Sunday, January 15, 2006

Woeful Tale of a Weekend 

If high-tech PR people want to know why some consumers hate technology, call me. I just spent 12 hours this past weekend trying to accomplish two seemingly simple tasks -- transfer data from one laptop to another and upgrade a wireless network. It was a travesty.

My wife runs her PR business from an office in the house, and her Dell laptop was getting old. She bought a new laptop and asked me to transfer her data from the old one to the new one. At the same time, the wireless Linksys network in the house has been in need of an upgrade. It didn't reach every room because the signal wasn't strong enough. So, I decided to upgrade the router to a new Linksys model that extends range and speed and to install security since it would be seen around the neighborhood. So far so good. The last mistake I made was to try and please my wife who wants a remote printing feature that would allow her to send documents from anywhere in the house to her HP 882c Deskjet. I purchased a Linksys print server because I didn't want to mix gear. Compatibility is an issue with network gear.

The first thing that went wrong was the software program used to transfer files and software from one computer to another. The copy of Alohabob I had from three years ago failed to work. It needed an upgrade, but the company doesn't sell downloadable upgrades, and the company had been sold recently to another firm. I ran to the computer store where I was told they didn't have Alohabob, but the salesperson waved me in the general direction of software aisles on the other side of the store. On a hunch I went over there and found both Alohabob and Laplink. I purchased Laplink because it used a faster USB cable. I loaded Laplink and tried to register it, so I could use it. I couldn't. The web page wasn't working and the web page provides a key that unlocks the program. I checked every web page I could think of related to Laplink: They were all down. This cost a couple of hours. How the heck can a company run a business that forces one to use its web page, then not keep the page up 24 hours a day? Worse, how can a company offer phone service only five days a week with a web page that goes down. Laplink does. I took Laplink back to the store, told the clerk the tale and swapped for a copy of Alohabob with USB cable, which had appeared on the shelf. (The clerk later checked the site himself and told me it was still down.)

I took Alohabob home and tried to swap data. (I have done this before.) It didn't work. In Alohabob's favor, there was a mild warning that there could be compatibility problems if one transferred data from say "jhorton" to "horton." The program stated the possibility: It didn't say it would happen. It happened to me. I lost another two hours trying to get the damn program to work before in one last desperate attempt, I changed the names to make them identical. Data began to pour from one laptop to the other.

While Alohabob was idling, I turned to the router upgrade. Linksys has tried to make router installation idiot-proof with a CD-ROM that details step-by-step what one should do. There was one problem. The instructions assume one is putting in a router for the first time and not upgrading a router. The instructions didn't work: There were no other instructions. Fortunately, Cisco, which owns Linksys, has 24-hour, 7-day-a-week service, so I called -- to Chenai, India, it turns out. Accents weren't a problem, but the solution to router incompatibility was. The tech and I spent an hour and a half on the phone picking through problems. The tech dismissed the CD-ROM immediately and worked a backdoor route. Even setting up WPA security was a headache. The system wouldn't work at first. We had to take it out, set up WEP security, which did work, remove WEP, return to WPA and for some reason, it worked the second time. Don't ask why.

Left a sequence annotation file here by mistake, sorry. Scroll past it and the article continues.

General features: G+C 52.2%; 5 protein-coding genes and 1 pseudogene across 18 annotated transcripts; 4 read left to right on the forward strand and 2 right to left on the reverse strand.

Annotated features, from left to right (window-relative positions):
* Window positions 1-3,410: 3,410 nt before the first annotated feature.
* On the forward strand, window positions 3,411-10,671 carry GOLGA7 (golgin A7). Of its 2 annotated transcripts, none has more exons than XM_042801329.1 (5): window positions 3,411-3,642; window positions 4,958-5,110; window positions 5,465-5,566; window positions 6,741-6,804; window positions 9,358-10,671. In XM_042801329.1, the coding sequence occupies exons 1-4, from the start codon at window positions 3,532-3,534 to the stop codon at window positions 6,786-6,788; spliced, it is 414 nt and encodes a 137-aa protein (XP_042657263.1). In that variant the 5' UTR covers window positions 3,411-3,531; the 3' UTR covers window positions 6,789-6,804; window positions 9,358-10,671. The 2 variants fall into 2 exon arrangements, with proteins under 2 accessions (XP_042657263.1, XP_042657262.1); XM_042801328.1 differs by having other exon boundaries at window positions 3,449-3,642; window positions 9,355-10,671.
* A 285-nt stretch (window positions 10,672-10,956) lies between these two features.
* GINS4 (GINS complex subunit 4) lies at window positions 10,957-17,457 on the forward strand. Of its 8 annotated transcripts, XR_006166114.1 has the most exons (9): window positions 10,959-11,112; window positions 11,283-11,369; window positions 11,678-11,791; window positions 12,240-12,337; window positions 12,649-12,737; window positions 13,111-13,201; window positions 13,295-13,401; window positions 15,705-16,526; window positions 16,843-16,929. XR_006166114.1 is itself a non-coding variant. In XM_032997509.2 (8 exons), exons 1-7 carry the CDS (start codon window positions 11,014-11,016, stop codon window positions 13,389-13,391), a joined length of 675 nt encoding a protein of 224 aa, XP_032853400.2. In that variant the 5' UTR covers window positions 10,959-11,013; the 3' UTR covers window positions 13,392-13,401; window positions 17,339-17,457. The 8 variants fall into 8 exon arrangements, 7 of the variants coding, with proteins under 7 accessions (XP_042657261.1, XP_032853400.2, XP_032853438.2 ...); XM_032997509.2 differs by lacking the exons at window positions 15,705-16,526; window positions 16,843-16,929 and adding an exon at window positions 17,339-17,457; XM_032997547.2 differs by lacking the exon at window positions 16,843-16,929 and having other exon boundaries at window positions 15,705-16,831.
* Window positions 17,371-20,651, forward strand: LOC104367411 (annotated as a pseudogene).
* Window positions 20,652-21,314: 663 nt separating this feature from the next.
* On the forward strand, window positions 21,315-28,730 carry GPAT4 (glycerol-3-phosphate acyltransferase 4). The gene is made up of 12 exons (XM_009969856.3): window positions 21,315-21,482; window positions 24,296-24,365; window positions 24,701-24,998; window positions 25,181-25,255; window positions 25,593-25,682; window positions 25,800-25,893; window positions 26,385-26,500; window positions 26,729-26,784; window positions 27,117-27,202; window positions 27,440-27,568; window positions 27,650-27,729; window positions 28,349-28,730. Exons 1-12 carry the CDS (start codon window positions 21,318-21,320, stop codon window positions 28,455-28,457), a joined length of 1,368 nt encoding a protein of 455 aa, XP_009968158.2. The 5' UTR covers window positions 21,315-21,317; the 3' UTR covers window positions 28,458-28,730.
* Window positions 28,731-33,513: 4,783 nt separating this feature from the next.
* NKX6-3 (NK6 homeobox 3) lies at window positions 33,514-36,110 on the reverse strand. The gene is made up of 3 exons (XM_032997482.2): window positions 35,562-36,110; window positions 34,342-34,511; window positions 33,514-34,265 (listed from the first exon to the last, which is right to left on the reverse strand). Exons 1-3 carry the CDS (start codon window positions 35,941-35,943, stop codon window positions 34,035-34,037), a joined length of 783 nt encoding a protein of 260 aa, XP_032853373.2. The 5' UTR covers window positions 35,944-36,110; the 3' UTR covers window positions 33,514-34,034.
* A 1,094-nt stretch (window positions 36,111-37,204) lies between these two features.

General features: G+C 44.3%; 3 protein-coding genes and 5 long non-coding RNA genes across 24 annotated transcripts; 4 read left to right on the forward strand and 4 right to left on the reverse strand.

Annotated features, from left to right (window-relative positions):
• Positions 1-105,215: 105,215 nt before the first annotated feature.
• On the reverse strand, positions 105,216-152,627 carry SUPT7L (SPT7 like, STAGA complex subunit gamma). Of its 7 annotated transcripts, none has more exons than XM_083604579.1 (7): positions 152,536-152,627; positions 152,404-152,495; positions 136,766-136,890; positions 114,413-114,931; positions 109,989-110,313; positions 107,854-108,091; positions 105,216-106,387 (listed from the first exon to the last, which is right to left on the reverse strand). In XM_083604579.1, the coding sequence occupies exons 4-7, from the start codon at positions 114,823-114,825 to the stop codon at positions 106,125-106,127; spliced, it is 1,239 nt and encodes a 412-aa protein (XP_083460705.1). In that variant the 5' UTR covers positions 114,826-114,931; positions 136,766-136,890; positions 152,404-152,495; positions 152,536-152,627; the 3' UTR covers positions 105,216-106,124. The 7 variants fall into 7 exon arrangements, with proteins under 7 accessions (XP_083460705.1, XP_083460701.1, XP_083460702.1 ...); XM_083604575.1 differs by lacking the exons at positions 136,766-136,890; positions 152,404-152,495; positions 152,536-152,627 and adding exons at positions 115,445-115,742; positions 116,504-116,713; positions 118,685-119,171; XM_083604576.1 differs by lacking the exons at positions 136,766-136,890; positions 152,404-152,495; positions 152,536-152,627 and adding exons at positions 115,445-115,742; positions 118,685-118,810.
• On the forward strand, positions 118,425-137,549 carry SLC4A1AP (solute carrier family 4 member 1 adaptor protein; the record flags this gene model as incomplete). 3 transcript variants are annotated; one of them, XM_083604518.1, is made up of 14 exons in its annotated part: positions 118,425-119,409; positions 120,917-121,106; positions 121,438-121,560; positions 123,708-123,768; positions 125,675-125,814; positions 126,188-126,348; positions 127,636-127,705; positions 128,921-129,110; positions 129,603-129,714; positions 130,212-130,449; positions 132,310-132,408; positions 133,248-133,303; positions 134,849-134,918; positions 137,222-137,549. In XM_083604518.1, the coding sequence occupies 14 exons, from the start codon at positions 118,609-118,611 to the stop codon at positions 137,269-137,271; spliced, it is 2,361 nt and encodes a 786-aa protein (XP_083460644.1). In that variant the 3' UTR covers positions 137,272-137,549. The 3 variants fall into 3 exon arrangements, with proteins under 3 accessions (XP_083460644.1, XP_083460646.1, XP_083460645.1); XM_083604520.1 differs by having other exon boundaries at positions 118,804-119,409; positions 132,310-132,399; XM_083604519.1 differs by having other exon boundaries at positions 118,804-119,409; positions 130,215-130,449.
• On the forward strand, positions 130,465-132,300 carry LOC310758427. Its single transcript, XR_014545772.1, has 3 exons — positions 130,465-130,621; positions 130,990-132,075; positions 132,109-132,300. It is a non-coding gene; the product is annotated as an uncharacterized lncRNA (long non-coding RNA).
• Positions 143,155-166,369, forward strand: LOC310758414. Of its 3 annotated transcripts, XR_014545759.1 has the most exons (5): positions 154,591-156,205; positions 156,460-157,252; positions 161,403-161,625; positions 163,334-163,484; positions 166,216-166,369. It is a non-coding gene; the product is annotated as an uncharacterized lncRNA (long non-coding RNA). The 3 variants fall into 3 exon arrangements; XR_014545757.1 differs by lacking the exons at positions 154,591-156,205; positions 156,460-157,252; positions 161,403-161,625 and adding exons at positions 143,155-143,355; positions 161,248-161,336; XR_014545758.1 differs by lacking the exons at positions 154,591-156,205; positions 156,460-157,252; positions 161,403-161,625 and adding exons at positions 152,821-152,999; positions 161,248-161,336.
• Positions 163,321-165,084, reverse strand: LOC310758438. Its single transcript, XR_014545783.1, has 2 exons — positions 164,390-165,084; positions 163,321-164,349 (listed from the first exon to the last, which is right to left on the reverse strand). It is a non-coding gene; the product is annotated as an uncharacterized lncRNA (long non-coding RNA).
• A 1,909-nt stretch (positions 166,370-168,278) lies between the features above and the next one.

By 11:45 Saturday night the transfer finished between the two laptops. I buttoned them up and went to bed thinking the print server couldn't be a headache in the morning. Little did I know. The print server didn't work. Again, it came with a step-by-step CD-ROM that I followed six or seven times in a row. Nothing. Getting a tech in Chenai this time was a headache. They were all busy. It took an hour. Finally, a tech took me through several resets of the system and several checks then said the print server was defective, and I should take it back. It was 11 am when I packed everything up, got the receipts and returned to the computer store to the same clerk who looked at me skeptically. Another broken piece of technology? I told him what the tech told me. He took the printserver back, but I had enough. My wife isn't going to get remote printing, partially because the tech told me some printers are still incompatible with Linksys printservers, but Linksys hadn't tested all printers yet, so it wasn't clear if my printer is an incompatible machine. O goody.

So there you have it. Twelve hours of fun and profit for a simple technical upgrade. High-tech PR publicists, spin your way out of this one.


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